He Hunts She Cooks
Creamy delicious risotto is made even better with canned venison. I encourage you to make it your own, by changing the type of canned meat, cheese, vegetables, toppings, even the wine. Experiment!
Prep Time: 20 min
Cook Time: 20 min
Total Time: 40 min
1 quart jar Canned Venison, drained (substitute elk, cairbou, boar, antelope)
6-7 cups Beef Stock, heated to boiling, kept hot
1-1/2 cups Carnaroli Risotto Rice (or Arborio)
1/2 cup minced onion (or 2 minced shallots)
1 cup red wine Pinot Noir Red Wine (open a bottle for risotto and drink the rest with dinner!)
1/4 cup Grape Seed Oil
3/4 cup Smoked Gouda, cut into pieces
1/3 cup Walnuts (toasted)
2 Tbs. Butter
Fresh Ground Pepper and Sea Salt to taste
- Heat stock to boiling, then turn down to low simmer.
- Add grape seed oil to a large, heavy bottom wide top pot.
- Chop onion or shallot and add to the pot.
- Saute the the onion on medium heat for 2 minutes.
- Add the risotto rice and sauté until the rice turns opaque, about 2 minutes.
- Pour in the red wine, and stir until it's almost evaporated.
- *This is when I set my timer for 15 minutes, and start adding stock, a 1/2 cup at a time and STIR, STIR, STIR.
- Keep stirring after each addition of stock until it's almost evaporated and then add another 1/2 cup.
- You want to adjust the heat to create a low boil so the starches release from the rice.
- It's the release of starch that makes it creamy.
- When the 15 minute timer goes off, check the rice, you want it "al dente" (depending on elevation, the risotto may need additional time and/or broth.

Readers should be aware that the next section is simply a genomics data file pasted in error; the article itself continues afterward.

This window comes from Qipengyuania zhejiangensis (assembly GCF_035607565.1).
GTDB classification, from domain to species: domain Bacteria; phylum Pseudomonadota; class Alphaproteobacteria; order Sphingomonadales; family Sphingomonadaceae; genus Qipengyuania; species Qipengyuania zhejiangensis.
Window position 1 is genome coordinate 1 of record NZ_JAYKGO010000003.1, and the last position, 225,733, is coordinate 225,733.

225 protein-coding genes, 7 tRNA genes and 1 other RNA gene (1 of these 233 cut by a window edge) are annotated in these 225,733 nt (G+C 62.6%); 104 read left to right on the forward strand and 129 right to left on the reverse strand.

- Once the rice is creamy, add the canned venison, gouda and 2 tablespoons butter and set the timer for 3 minutes, to warm the venison and cheese through the risotto.
- Once the timer goes off after 3 minutes, turn off the pot.
- Check for seasoning, spoon into a bowl and top with walnuts.
Tips for the perfect risotto
- Make sure the broth is boiling hot!! If the stock is cold, the starch will not release from the rice properly.
- Constant stirring is crucial so be ready to stand at the stove for this one.
- Elevation does make a difference in cooking time, so I'd suggest making the risotto on a day when you have time to experiment and take notes. Once you get past the learning curve, you'll be an expert at risotto in no time.
- There are different risotto rices available, and I prefer carnaroli rice, but you may substitute arborio since it's more widely available.
- Risotto should have the consistency of a soup/stew. Meaning, you should be able to eat it with a spoon.